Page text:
Injured footballers are set to cost English Premier League clubs more than £100m in salaries, according to research by Towers Watson.
Actuaries at the consultancy found that this could be the cost for players unavailable through injury for at least 30 days in the 2013/14 season.
It said that applying better analytical models to injury risks could offer a predictive 'magic sponge' for clubs and their insurers.
Towers Watson studied data from nine football seasons up to 2009/10, covering 3,420 games in all, to try to identify those most susceptible to injury.
The principal factor in determining the likelihood of future injuries across the league was whether a player had previously suffered a severe injury, making them more likely to incur another within two years.
It also found players in the 29-31 age bracket, who sit on the bench for 60% or more of matches, carry a very high injury risk.
Players whose team finished in the top seven places in the previous season were more likely to suffer an injury than a player from a lower team, the firm said.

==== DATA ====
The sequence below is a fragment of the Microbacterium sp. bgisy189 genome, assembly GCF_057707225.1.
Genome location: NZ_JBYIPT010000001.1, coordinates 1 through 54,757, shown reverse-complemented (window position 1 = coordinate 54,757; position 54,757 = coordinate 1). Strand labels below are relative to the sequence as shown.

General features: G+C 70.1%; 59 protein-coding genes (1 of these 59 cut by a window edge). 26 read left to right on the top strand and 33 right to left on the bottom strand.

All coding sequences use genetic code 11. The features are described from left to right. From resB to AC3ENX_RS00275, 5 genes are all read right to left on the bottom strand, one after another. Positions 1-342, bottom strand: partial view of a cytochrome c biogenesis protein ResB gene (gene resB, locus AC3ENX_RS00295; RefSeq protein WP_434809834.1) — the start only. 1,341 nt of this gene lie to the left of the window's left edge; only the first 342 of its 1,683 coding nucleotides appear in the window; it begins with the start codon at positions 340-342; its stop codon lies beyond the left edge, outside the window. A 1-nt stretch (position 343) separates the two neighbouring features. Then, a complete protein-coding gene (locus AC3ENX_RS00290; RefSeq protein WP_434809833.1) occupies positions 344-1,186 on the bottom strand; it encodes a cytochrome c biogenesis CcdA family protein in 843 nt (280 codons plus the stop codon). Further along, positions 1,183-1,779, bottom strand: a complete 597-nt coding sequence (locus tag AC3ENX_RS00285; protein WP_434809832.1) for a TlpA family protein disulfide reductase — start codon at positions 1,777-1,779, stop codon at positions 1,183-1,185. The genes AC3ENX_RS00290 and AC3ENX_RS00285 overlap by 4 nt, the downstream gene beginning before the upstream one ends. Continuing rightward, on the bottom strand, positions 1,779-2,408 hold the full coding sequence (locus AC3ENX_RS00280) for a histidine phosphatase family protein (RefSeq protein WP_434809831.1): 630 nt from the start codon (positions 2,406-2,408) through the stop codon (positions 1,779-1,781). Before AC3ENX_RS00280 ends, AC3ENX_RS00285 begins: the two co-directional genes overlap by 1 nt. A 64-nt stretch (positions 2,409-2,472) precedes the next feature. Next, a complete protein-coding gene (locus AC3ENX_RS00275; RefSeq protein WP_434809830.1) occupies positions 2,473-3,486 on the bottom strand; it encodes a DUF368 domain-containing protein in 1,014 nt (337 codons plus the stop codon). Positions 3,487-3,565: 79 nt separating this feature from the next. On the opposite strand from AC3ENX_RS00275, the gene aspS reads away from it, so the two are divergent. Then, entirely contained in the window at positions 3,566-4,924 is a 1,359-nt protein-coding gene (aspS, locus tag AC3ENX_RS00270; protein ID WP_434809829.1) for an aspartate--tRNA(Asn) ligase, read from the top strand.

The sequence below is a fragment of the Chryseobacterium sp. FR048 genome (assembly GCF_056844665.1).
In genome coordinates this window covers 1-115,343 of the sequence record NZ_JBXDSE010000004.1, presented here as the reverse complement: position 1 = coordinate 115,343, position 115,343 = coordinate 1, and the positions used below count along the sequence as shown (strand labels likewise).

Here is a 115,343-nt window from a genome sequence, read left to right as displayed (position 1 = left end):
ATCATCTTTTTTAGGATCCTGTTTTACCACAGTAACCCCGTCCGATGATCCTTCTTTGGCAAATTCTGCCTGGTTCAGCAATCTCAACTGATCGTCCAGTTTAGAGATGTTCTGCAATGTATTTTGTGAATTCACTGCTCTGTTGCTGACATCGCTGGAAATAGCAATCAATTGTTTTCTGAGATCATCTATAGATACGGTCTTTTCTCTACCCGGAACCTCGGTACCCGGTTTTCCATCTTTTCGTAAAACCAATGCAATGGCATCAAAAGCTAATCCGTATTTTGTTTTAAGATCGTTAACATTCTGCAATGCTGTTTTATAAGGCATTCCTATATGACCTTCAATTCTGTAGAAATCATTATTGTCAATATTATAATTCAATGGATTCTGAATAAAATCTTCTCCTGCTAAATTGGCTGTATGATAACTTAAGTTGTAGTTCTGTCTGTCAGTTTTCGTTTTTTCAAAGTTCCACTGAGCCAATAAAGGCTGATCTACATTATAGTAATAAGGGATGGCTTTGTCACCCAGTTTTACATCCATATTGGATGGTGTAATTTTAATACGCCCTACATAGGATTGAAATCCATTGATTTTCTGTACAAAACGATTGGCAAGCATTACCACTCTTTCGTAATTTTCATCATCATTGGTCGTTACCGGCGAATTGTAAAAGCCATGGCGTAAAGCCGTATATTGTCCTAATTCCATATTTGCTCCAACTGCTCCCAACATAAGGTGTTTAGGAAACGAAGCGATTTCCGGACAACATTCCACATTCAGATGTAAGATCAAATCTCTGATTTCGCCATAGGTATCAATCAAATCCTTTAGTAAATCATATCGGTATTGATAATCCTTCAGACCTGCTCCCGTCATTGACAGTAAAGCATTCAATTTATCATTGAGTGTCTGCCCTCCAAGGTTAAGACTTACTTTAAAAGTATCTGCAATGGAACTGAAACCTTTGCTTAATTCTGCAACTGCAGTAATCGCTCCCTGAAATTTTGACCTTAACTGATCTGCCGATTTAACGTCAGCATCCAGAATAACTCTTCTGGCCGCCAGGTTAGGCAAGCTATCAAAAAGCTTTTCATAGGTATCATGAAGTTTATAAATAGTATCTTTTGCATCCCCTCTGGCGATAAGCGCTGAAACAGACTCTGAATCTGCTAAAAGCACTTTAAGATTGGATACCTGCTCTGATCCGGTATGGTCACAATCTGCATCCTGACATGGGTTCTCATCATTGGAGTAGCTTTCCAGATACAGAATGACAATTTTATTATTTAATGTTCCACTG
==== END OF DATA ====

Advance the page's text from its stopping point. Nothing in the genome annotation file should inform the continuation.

This was exacerbated for teams finishing as champions and runners-up and players in the more successful clubs took longer to heal
Some clubs seemed to be consistently badly affected by injuries in recent seasons, including Manchester City, Tottenham Hotspur, Everton and Newcastle United. Player absences were estimated to cost Manchester City £16m alone in an average season.
Senior Towers Watson consultant Paul Moorshead said: 'Spending on player wages now accounts for around 70% of Premier League clubs' combined income. Yet injury can, in the blink of an eye, still rob clubs of their prized assets for weeks and months on end, leaving them and their insurers to pick up the tab.
'There is nothing of course that actuaries, or anyone else for that matter, can do about the inevitability of injuries. But, just as has occurred in other areas of commercial insurance, data and models can help understand what contributes to them and the underlying risks.'